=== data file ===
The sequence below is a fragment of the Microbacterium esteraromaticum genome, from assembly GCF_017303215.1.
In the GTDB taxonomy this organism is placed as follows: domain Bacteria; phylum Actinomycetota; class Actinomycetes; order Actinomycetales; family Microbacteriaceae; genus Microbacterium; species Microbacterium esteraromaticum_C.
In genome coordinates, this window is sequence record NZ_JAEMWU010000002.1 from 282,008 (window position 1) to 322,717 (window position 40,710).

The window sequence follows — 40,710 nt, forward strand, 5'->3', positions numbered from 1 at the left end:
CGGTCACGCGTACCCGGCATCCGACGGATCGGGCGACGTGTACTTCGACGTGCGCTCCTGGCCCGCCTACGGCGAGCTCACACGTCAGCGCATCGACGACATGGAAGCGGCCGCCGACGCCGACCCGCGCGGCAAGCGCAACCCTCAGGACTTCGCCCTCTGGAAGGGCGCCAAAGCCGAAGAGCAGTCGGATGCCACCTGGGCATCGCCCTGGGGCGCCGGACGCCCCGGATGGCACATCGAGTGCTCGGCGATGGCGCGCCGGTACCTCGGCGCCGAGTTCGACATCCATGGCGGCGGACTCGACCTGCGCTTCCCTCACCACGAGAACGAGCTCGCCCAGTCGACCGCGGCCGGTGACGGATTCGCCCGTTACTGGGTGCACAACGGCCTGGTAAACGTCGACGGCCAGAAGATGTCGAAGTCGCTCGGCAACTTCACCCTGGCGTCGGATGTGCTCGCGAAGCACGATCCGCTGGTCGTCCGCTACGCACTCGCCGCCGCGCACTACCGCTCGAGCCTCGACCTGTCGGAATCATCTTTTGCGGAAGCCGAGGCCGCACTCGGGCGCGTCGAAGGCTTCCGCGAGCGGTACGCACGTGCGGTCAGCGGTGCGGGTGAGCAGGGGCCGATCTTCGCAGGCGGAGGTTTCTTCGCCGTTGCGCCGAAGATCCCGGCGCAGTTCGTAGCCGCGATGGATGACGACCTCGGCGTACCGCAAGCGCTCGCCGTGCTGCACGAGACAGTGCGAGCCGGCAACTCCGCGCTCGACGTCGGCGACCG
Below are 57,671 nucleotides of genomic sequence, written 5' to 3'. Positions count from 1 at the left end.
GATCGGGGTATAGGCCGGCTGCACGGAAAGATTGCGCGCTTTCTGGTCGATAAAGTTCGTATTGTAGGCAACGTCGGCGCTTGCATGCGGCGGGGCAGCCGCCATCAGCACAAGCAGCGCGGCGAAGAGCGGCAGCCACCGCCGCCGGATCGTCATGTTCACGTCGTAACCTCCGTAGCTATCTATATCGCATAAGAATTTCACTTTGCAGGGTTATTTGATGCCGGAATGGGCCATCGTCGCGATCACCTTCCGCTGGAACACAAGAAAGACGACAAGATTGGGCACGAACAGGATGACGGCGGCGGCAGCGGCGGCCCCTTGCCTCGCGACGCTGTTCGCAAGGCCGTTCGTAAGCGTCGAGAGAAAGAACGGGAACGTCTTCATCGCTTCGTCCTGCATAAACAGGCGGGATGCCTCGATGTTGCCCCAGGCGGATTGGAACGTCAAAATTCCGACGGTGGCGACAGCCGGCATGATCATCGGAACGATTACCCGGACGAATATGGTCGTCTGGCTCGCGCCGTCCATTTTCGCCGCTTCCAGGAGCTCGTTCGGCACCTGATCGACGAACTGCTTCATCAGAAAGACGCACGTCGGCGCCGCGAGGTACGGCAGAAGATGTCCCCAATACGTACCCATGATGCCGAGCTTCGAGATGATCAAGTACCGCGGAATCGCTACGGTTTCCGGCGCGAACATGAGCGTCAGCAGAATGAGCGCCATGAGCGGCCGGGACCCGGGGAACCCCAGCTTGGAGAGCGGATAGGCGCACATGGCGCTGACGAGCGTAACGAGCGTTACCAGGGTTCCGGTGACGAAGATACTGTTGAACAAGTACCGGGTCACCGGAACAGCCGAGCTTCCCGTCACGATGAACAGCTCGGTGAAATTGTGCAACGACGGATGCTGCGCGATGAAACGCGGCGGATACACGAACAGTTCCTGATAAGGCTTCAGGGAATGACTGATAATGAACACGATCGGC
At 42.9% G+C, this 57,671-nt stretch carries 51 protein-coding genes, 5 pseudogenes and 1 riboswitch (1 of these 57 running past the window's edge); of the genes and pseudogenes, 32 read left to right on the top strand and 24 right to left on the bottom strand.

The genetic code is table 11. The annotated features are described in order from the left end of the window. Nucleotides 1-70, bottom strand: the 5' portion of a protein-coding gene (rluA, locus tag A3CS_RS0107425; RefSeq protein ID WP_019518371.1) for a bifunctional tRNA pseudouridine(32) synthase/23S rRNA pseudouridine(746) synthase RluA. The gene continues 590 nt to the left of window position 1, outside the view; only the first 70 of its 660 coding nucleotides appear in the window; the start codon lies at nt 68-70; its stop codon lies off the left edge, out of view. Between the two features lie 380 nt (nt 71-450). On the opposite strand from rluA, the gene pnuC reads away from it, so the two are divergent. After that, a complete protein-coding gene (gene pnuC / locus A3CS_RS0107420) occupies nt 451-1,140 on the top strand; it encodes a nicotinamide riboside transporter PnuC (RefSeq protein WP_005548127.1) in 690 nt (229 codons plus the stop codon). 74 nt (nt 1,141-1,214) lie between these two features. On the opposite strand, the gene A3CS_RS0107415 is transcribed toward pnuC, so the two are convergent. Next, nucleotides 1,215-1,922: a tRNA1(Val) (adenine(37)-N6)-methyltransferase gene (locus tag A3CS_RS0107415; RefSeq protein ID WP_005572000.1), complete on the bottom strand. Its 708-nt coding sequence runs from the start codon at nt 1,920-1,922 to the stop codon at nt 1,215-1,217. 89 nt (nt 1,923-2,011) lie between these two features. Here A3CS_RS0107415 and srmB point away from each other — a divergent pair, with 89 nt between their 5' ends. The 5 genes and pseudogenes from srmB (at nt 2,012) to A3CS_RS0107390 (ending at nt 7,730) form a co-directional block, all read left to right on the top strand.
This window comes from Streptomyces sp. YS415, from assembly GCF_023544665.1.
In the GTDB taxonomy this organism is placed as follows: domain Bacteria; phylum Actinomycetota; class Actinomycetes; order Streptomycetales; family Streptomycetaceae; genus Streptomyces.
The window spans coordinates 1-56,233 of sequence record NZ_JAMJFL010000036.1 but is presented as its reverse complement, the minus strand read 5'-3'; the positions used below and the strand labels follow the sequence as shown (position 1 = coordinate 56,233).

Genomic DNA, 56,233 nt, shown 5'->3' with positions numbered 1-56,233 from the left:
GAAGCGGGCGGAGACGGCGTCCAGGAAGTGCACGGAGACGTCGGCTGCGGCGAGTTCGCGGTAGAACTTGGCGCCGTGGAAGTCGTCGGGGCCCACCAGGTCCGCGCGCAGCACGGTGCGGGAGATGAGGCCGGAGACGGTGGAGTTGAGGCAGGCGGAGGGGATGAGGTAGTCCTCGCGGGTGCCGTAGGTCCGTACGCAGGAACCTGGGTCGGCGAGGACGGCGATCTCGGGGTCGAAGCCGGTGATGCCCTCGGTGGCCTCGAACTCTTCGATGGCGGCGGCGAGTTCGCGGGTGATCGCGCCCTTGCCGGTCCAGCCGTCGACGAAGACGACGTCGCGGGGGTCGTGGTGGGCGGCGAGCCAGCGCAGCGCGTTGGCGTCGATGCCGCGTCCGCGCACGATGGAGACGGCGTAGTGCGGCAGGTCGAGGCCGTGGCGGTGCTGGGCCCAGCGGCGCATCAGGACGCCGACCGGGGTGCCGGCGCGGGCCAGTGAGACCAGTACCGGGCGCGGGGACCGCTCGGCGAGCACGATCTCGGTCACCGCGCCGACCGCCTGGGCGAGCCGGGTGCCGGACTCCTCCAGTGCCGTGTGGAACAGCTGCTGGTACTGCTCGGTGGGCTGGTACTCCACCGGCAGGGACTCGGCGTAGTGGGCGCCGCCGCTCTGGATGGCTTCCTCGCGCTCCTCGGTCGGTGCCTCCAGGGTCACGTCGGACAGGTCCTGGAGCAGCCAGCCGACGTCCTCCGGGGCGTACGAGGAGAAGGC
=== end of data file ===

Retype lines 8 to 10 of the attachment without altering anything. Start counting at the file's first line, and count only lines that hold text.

At 42.9% G+C, this 57,671-nt stretch carries 51 protein-coding genes, 5 pseudogenes and 1 riboswitch (1 of these 57 running past the window's edge); of the genes and pseudogenes, 32 read left to right on the top strand and 24 right to left on the bottom strand.

The genetic code is table 11. The annotated features are described in order from the left end of the window. Nucleotides 1-70, bottom strand: the 5' portion of a protein-coding gene (rluA, locus tag A3CS_RS0107425; RefSeq protein ID WP_019518371.1) for a bifunctional tRNA pseudouridine(32) synthase/23S rRNA pseudouridine(746) synthase RluA. The gene continues 590 nt to the left of window position 1, outside the view; only the first 70 of its 660 coding nucleotides appear in the window; the start codon lies at nt 68-70; its stop codon lies off the left edge, out of view. Between the two features lie 380 nt (nt 71-450). On the opposite strand from rluA, the gene pnuC reads away from it, so the two are divergent. After that, a complete protein-coding gene (gene pnuC / locus A3CS_RS0107420) occupies nt 451-1,140 on the top strand; it encodes a nicotinamide riboside transporter PnuC (RefSeq protein WP_005548127.1) in 690 nt (229 codons plus the stop codon). 74 nt (nt 1,141-1,214) lie between these two features. On the opposite strand, the gene A3CS_RS0107415 is transcribed toward pnuC, so the two are convergent. Next, nucleotides 1,215-1,922: a tRNA1(Val) (adenine(37)-N6)-methyltransferase gene (locus tag A3CS_RS0107415; RefSeq protein ID WP_005572000.1), complete on the bottom strand. Its 708-nt coding sequence runs from the start codon at nt 1,920-1,922 to the stop codon at nt 1,215-1,217. 89 nt (nt 1,923-2,011) lie between these two features. Here A3CS_RS0107415 and srmB point away from each other — a divergent pair, with 89 nt between their 5' ends. The 5 genes and pseudogenes from srmB (at nt 2,012) to A3CS_RS0107390 (ending at nt 7,730) form a co-directional block, all read left to right on the top strand.
This window comes from Streptomyces sp. YS415, from assembly GCF_023544665.1.